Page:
I research the tensions and contradictions in the management of financialisation, as well as other transformative processes in the global political economy, including technological and climate change. In my research, I am inspired by a range of critical and heterodox approaches, concepts/notions and methods, including critical realism (as meta-theory), Regulation Theory, post-Keynesian theory, Frankfurt School Critical theory, hegemony, aestheticisation, semiosis, ethnography and quantitative analysis.
I conduct research on the financialisation of the Swedish model and the tensions and contradictions in the management of this process (partly with Markus Kallifatides, Stockholm School of Economics). I am currently based at the Center for Governance and Management Studies at the Stockholm School of Economics during a research leave.
I study the "imagined recovery" from the financial crisis in the micro economy of Iceland (with Eirikur Bergmann, Bifrost University, David Berry, University of Sussex, and Owen Worth, University of Limerick).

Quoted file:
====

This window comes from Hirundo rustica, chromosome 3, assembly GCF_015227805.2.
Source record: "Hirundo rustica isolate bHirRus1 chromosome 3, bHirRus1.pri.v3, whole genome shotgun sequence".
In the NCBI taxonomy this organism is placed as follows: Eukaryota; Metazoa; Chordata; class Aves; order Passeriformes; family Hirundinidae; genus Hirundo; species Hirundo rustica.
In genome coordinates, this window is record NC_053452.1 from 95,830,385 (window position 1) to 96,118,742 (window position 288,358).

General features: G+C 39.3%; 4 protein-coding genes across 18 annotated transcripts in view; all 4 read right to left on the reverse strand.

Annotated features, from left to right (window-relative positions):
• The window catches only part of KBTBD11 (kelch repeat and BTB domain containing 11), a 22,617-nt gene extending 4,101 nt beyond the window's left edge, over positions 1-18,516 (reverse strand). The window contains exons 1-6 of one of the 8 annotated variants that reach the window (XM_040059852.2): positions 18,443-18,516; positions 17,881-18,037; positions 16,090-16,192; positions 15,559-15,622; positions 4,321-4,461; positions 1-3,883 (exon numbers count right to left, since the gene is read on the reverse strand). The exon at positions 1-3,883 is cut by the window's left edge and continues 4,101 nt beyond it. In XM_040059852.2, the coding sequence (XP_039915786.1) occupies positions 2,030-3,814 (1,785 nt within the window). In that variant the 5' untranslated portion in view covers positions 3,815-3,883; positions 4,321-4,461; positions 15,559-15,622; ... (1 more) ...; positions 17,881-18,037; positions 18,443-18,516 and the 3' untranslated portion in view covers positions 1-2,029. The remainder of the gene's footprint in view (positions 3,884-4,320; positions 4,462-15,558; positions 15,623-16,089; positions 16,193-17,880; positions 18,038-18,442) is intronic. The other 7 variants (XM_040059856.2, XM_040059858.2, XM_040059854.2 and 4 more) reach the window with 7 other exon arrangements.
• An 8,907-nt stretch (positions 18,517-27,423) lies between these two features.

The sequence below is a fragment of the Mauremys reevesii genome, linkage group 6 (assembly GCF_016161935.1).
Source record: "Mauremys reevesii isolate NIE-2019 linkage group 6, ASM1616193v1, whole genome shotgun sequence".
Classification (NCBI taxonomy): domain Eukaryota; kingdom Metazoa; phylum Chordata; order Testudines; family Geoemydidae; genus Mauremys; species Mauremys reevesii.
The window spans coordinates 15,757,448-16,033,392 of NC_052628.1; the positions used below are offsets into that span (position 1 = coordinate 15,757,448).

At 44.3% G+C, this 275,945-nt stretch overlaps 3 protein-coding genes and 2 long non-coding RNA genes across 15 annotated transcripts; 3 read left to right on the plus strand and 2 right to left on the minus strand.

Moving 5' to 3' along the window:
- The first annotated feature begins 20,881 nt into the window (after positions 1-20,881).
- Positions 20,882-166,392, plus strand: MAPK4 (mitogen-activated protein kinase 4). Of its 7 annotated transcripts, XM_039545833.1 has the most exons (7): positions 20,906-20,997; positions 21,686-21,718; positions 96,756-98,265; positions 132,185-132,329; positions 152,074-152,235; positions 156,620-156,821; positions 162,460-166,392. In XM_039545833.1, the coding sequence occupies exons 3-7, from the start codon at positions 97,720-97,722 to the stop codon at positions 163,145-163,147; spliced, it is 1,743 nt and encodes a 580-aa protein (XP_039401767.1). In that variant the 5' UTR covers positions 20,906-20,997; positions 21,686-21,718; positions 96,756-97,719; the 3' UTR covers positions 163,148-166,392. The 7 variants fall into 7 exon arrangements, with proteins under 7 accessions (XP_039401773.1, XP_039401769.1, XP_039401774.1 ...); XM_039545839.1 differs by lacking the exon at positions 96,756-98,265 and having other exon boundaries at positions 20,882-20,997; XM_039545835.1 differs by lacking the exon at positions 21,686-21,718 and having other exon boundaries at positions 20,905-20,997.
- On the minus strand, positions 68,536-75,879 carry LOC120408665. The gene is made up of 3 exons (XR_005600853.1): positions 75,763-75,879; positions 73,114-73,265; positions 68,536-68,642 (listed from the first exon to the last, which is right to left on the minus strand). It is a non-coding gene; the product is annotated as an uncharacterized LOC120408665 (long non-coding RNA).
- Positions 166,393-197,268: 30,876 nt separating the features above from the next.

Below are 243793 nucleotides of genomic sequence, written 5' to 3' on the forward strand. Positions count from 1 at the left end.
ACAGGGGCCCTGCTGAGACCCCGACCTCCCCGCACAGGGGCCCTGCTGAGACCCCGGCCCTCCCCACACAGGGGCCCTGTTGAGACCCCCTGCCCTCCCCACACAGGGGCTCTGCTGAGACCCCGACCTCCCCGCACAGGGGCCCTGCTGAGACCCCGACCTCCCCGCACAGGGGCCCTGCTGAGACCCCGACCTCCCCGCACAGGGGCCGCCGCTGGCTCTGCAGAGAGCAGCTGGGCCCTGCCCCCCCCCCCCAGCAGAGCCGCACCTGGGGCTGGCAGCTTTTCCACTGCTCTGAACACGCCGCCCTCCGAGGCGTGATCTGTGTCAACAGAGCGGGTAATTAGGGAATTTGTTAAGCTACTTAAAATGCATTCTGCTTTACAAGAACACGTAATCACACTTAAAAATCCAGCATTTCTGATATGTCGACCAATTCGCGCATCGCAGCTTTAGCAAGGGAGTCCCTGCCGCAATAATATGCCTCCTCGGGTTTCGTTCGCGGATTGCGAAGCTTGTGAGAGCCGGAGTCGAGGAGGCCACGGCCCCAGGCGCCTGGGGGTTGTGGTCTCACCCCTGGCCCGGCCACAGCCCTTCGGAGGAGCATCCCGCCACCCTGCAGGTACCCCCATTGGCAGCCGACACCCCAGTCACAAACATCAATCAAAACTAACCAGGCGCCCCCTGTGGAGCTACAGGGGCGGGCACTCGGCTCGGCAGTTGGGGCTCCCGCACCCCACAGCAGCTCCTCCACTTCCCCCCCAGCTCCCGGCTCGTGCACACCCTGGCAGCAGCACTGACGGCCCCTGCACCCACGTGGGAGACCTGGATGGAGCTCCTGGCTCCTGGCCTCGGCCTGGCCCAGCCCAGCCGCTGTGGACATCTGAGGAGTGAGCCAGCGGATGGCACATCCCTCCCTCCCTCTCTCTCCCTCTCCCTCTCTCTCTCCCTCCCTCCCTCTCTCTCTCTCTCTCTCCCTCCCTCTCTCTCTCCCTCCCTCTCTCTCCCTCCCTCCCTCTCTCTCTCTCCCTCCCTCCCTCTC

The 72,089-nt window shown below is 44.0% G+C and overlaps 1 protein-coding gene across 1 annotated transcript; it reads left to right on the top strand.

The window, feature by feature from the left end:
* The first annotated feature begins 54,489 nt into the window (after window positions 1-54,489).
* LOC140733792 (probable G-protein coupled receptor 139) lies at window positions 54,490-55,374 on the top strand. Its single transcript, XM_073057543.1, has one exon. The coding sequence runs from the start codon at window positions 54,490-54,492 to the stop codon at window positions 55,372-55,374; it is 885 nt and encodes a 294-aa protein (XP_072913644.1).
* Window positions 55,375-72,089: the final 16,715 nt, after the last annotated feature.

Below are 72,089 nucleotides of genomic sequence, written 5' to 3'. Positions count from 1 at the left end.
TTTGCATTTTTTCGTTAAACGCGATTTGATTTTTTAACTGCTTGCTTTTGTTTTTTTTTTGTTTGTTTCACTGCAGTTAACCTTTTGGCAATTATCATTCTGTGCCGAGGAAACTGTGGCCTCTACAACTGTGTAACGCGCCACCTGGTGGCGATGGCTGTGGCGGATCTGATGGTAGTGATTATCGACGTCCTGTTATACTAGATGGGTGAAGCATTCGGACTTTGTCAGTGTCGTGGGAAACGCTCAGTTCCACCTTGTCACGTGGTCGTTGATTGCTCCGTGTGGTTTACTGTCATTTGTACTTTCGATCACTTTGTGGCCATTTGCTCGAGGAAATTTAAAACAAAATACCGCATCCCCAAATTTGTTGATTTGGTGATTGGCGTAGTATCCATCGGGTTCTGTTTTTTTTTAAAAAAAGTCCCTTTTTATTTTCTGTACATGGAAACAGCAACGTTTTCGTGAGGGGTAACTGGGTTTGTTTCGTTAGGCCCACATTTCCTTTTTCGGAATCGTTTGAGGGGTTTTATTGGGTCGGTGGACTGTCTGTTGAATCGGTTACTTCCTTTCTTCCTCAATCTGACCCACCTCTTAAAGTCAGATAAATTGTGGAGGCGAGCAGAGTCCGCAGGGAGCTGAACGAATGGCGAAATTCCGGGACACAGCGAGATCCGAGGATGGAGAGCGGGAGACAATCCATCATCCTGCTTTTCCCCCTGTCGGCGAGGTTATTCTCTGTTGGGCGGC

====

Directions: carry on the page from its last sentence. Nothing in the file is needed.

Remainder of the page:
I pursue research on regional integration, both European and South American. I was until recently founding co-chair of the Council for European Studies’ research network “European Integration and Global Political Economy”. In relation to South America, I am researching the challenges facing emerging market economies (semi-periphery) in managing its particular insertion into world markets (with Johannes Jäger, University of Applied Sciences Vienna, Annina Kaltenbrunner, University of Leeds, Jan Grumuller, Austrian Foundation for Development Research, and Adriana Nilsson, University of Liverpool Management School). This work has partly been undertaken under a project commissioned by the British Embassy to Brazil, the financial conduct authority of Brazil (CVM) and the Brazilian Central Bank. This is also a shortlisted impact case study.